Written by Geoff Johns
Art by Ivan Reis
Cover by Joe Prado
Published October 26th 2011
Reviewed by Matthew S
Ever watch a slasher/monster-horror flick and remember thinking at the time: “Wow, those monsters look really scary”, especially when the director plays with the dark lighting and the ominous sound effects to really play up the fear? Well, in the second issue of Aquaman by Geoff Johns and Ivan Reis, that’s the kind of feeling you get as you read this. The monsters from the Trench, introduced in the first issue, become a prominent, horrific and deadly force in this issue. The ocean is a big place, and our lack of exploration and discovery of it means that there are a lot of things underwater that we probably don’t know about.
And with this in mind, Reis and Johns create monsters, alien-like, in their appearance and presentation that fall within both the bounds of imagination and reality. Much of this issue, while well written, is carried much by the skill in Reis’ hand, however. The art is stellar. As I mentioned above, Reis gives a great, slasher appearance to the Trench monsters, but at the same time, he juggles the heroic look of Aquaman and Mera perfectly, whilst also giving a great amount of detail to nearly everything in this issue. This is best seen on the double page spread, which reads like a panning view shot from a film: we get the image of coast guards, army types, forensics, and fisherman in distress, and helicopters in the sky all washed over with a dark tone to the colouring.
The image is detailed, horrific, dark, well-drawn and most of all, it tells a story all on its own: there are no words or dialogue boxes whatsoever in the double page spread, save for the “credits” of the creators.
But as for what is written, it is fairly simple. The issue, while focusing predominantly on the threat of the Trench monsters, features a nice scene between Aquaman showing Mera photos of his childhood. Mera is supportive and caring towards Aquaman’s past, who explains: “I did a lot of things I don’t need to do again” to which Mera later responds “And that’s what I want to do now too, Arthur”. It’s a simple exchange, but it really builds the relationship for new and old readers alike. Simple and effective in its delivery. This then leads to another simple, yet effective scene: the good old fight.
Speaking of fights (and by the same token, Mera), there are some very interesting moments, but none more so than when Aquaman’s love has some wonderful chances to shine in this otherwise male-centric comic. Showcasing her powers (controlling water) has never looked more ethereal and splendid as when Reis draws it, and later, when Aquaman and Mera face off against the Trench, she once again almost steals the entire battle scene with a single line: “You attack us like monsters? We do the same” before destroying a handful of them with a fistful of water.
The issue ends in the middle of the fight, with the dialogue leaving quite an interesting twist towards the Trench monsters, but the image accompanying it is anything but edge-of-your seat stuff. Of course, Reis draws it well, but whether it was Johns’ scripts or Reis’ decision to draw it that way I’m not sure: but it ends the image itself ends on a whimper, while the dialogue ends on a bang. It certainly leaves the reader intrigued as to these interesting Trench monsters for the next issue, at least.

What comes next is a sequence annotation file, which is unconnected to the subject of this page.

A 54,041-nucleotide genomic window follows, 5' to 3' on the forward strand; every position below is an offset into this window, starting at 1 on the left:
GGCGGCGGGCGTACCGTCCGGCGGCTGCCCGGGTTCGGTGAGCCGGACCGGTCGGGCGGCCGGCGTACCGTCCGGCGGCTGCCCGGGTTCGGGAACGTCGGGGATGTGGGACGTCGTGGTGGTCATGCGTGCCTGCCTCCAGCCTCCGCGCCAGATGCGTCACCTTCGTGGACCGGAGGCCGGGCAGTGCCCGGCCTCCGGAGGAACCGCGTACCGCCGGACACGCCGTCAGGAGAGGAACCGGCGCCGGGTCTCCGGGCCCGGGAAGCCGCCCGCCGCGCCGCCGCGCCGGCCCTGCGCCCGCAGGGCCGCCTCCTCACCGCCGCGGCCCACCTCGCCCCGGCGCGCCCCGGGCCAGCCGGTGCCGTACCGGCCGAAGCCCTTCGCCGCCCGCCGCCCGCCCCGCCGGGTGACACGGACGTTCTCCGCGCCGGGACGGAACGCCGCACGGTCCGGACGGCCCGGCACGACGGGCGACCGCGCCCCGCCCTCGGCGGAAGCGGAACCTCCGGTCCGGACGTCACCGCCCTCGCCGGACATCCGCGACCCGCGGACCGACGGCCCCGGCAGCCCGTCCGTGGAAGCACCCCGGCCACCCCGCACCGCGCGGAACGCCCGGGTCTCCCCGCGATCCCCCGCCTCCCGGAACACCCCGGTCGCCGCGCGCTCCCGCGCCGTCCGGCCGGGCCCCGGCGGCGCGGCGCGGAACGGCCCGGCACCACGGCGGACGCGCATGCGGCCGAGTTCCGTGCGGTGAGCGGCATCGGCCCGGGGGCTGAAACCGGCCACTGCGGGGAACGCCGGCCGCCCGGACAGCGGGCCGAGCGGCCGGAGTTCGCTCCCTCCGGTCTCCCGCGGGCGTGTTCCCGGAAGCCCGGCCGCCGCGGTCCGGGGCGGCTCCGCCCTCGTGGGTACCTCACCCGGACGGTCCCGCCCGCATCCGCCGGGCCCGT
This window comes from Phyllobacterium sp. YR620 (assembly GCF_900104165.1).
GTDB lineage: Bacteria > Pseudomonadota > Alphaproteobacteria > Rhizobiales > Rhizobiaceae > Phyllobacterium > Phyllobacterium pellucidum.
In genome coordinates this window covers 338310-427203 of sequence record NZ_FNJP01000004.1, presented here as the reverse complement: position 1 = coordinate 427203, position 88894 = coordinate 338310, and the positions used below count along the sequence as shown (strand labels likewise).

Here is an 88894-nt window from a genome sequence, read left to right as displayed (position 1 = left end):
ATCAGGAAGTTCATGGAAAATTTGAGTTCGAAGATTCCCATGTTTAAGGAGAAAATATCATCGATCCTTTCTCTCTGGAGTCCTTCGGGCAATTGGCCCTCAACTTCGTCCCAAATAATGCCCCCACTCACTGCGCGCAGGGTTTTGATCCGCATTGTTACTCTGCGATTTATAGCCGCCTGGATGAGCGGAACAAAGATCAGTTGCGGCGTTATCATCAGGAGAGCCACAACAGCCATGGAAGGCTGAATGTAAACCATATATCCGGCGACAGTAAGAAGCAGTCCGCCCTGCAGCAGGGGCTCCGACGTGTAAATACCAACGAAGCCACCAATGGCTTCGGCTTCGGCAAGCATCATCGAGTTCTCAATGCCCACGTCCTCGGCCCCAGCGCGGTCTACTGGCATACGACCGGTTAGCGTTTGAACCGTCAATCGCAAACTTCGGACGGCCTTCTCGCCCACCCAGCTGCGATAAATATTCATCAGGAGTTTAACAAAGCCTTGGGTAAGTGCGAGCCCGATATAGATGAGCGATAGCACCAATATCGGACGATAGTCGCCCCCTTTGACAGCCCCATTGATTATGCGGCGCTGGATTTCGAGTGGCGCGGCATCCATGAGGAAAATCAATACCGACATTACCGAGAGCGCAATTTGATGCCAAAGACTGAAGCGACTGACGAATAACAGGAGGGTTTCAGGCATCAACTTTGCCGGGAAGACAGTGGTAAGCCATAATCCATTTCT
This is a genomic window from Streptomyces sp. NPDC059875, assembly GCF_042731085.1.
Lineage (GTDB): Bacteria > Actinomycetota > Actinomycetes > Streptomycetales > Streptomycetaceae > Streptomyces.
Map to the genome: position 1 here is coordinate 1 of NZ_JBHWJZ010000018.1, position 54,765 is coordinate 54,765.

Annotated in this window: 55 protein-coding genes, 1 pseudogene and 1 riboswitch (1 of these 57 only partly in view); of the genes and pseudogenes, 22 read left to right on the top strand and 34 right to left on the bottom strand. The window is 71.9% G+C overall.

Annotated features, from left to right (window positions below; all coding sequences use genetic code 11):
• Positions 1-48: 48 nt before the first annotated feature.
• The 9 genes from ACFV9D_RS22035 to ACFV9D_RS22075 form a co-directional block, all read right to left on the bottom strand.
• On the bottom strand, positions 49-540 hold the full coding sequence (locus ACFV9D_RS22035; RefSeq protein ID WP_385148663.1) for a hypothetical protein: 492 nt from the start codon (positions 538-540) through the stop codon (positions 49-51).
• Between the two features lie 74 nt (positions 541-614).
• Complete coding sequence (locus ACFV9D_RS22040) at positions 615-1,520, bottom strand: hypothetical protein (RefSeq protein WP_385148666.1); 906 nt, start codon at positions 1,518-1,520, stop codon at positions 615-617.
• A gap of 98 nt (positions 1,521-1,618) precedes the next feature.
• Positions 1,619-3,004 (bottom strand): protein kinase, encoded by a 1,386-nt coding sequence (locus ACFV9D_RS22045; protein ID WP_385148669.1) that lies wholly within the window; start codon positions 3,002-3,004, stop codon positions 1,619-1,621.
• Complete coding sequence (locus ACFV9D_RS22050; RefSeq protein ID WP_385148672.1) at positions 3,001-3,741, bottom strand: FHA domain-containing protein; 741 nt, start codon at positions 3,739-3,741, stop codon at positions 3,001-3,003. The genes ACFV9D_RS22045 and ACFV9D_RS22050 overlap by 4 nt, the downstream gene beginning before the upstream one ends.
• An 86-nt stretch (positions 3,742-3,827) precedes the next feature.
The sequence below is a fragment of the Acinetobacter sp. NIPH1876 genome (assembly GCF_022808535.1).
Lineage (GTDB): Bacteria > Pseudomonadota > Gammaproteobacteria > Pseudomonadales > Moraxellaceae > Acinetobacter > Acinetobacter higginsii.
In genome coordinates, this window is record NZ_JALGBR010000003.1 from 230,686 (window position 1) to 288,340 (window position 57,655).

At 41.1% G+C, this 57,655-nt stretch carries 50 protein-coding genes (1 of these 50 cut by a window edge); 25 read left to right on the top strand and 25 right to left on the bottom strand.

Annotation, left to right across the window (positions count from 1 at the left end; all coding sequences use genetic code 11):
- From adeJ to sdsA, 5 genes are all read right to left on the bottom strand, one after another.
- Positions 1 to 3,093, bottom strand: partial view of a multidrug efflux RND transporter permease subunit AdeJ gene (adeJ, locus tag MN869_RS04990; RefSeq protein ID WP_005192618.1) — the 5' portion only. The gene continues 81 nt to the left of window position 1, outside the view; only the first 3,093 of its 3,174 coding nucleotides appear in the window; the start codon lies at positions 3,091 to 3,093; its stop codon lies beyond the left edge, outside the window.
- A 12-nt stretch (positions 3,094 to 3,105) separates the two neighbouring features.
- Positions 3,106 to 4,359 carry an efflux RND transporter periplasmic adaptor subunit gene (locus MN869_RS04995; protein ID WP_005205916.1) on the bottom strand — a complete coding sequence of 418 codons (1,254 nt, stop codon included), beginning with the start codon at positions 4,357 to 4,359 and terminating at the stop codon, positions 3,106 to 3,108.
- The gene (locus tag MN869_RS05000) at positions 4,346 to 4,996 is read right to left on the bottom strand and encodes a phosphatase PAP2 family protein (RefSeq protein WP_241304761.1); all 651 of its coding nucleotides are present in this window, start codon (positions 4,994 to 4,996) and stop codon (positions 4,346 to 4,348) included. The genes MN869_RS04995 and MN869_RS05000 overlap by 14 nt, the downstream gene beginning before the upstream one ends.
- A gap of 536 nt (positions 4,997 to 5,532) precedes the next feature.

There’s a certain cinematic touch to this issue that should appeal to Aquaman and non-Aquaman fans both. There are few revelations, and even fewer major plot developments, but it gets our hero from Point A (unconnected with the Trench Monsters) to Point B (in the thick of battle with them) in a very entertaining way. It does this in a simple and quick fashion (#2 is an easy read), but with very interesting effect. These Monsters are a mystery to both the reader as well as to Aquaman and it leaves us on a cliff hanger that is sure to intrigue enough to get us back for #3.
Plot – 3 out of 5
A simple set up issue, the plot itself is very plainly executed before the readers eyes. A few twists and turns here and there provide enough to hook the reader in by the lip, and drag us back for when the next instalment is released. A minimalist approach to the characters and their situations serves this issue very well.
Art – 4 out of 5
It won’t be long before the name Ivan Reis pops up in many, many award lists for comic artists. And this issue is a testament to that: the previously mentioned double splash page has intricate detail and amazing story telling ability, while Reis beautifully renders the heroic poses of Aquaman and Mera’s powers, while at the same time, provides a gritty, horrific and alien image to the Trench Monsters. The inks of Joe Prado and colours of Rod Reis complement the art in a fine way, giving a bold and striking palette on every page. However, the final page of the comic (while well drawn) does little to support the cliff hanger ending that the dialogue presents.
Cover – 4 out of 5
My criticism towards the cover of #1 was that the cover did little to reflect the contents of the story within. And so what was criticism for #1 becomes praise for #2. While #1 was a striking and heroic image of our hero in action, we get, instead, the image of the horrifying and dark close up of a Trench Monster’s face. The teeth are sharp, dangerous; the eyes, bulbous and frightening. And if you look closely enough, you’ll see reflected in those eyes Aquaman: the prey of the Monster. Look even closer and you’ll notice it is the same image from the cover of #1. Smart, subtle and simple – summing up pretty much everything this reviewer has said of Johns and Reis’ triumph that is Aquaman #2.